Primary school "typical barriers"
Building on the last meeting, a look at the types of barriers that had been uncovered in the Royal Borough of Windsor and Maidenhead and example actions – Led by Bronwyn Hamilton Brown.
Bronwyn Hamilton-Brown stated she had looked at the types and characteristics of learners and why they might be poor learners over five year groups from Early Years Foundation Stage up to year four. Barriers in Reception year were different to other year groups and provision had to be bespoke. The main focus was to drive children to Age Related Expectations (ARE). She added that children that did not qualify for Pupil Premium did ten times better at school than those that did qualify.
In Early Years Foundation Stage (EYFS), there were three boys, two of which were born in the summer and only one of those was predicted to reach a good level of development. The other two boys tended to be problematic, Bronwyn Hamilton-Brown confirmed that not all schools only had three Pupil Premium children, some schools had 35.
Bronwyn Hamilton-Brown explained that she had invited three head teachers to the Forum as they had relatively high pupil premium numbers but all of them had different views. One barrier to development was poor attendance. 60% of pupil premium children had poor attendance well below 90%. There were differences between Windsor & Maidenhead and Ascot and due to the three tier system in Windsor, results did vary.
Marjorie Clementson, Head Teacher at Furze Platt Infant School provided a handout detailing interventions and measures Furze Platt Infants had used to raise pupil premium attainment levels. The main key points of the handout included:
Ø There were three areas the school considered, they were SEN, Emotional needs and English as a second language.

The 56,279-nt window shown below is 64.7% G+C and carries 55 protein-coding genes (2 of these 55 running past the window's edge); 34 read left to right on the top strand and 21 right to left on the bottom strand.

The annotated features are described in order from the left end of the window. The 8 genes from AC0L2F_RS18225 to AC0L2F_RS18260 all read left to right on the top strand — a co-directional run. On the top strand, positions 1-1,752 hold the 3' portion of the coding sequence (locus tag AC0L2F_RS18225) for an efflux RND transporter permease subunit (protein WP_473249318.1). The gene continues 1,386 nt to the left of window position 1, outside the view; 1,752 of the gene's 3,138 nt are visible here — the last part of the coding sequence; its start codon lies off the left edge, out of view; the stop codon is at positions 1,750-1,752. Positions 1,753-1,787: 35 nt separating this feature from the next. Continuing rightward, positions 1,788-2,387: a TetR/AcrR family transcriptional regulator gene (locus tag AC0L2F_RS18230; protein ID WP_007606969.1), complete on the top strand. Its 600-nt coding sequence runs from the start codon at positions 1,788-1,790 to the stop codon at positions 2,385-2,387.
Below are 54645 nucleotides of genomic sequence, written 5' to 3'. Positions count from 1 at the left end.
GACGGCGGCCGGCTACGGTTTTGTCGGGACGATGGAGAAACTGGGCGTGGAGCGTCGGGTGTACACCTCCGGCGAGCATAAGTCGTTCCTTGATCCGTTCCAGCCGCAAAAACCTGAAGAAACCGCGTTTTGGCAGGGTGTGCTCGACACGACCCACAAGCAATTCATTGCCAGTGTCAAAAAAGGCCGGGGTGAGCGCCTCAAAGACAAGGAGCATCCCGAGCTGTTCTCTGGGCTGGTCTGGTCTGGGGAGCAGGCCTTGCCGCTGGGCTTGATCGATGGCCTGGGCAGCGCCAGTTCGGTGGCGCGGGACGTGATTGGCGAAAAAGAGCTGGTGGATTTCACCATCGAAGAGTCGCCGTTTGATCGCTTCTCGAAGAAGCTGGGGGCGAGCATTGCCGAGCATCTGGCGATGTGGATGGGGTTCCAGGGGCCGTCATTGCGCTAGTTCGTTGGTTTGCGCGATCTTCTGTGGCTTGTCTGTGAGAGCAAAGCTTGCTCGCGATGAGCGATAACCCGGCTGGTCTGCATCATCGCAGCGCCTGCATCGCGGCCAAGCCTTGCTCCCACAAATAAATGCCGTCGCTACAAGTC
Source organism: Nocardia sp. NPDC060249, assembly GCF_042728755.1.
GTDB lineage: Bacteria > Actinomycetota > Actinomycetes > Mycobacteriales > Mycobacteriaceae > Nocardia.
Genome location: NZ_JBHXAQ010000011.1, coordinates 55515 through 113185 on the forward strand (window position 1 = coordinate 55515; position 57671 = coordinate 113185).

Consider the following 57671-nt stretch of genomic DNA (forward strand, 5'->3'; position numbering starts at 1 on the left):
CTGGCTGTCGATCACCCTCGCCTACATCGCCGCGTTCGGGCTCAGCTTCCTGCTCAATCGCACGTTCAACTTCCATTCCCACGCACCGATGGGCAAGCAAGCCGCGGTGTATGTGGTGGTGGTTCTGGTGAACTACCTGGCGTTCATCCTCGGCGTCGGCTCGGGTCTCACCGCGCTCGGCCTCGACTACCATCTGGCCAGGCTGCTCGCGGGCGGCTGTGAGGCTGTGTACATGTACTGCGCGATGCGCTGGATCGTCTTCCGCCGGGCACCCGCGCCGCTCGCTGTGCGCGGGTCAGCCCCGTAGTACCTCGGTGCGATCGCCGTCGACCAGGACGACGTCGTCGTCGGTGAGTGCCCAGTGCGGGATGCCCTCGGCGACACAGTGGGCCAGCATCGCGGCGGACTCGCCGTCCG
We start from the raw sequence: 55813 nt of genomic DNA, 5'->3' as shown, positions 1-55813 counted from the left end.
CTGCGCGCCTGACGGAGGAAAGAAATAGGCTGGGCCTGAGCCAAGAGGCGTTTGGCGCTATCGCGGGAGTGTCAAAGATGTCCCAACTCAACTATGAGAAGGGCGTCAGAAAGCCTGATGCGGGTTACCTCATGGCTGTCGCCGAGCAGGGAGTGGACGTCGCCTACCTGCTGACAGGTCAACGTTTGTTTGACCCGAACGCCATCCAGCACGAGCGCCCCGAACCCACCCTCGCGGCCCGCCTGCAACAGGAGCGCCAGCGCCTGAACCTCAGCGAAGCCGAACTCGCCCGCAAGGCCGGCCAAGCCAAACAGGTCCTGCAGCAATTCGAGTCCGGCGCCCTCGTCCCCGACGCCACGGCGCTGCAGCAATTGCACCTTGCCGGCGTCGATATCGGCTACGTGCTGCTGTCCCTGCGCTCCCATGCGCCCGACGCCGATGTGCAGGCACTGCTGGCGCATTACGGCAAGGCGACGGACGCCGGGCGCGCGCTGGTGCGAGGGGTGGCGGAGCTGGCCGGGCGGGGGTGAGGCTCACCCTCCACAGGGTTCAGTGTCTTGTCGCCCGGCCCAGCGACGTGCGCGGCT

Ø Seven pupils that fit the pupil premium category had no significant issues and did not fall into any of the three categories.
Ø The head teacher used Maslow’s Hierarchy of School Needs and most children were at the stages of belonging (forming relationships, advisory, adult role models, friendship groups and peer relationships), and safety (emotional and physical safety, clear school/class routines, access to counsellors/nurse, ok to take risks).
Ø The head teacher then provided a breakdown of the hierarchy of school needs which explained that cohorts were changing across years.
Ø The head teacher of Furze Platt Infants recently undertook nurture training in Groups in year one and two. The training was fun by a behaviour support scheme, was cost effective training and would be run again for TAs.
It was all about bespoke tailoring as each child was an individual. The children that received support in the early years faired better later on. Some of the interventions used included:
Ø Nurture groups
Ø Emotional literacy
Ø Trialling tools – self esteem assessments, wellbeing assessments, progression framework.
Some children may not make academic progress but, would make emotional progress which allowed them to progress academically later on.
Bronwyn Hamilton-Brown stated she had been working with head teachers to get maidenhead schools together to form a pupil premium group. She added that one particular problem area was writing and that was across all schools. She had been looking at ... view the full minutes text for item 17.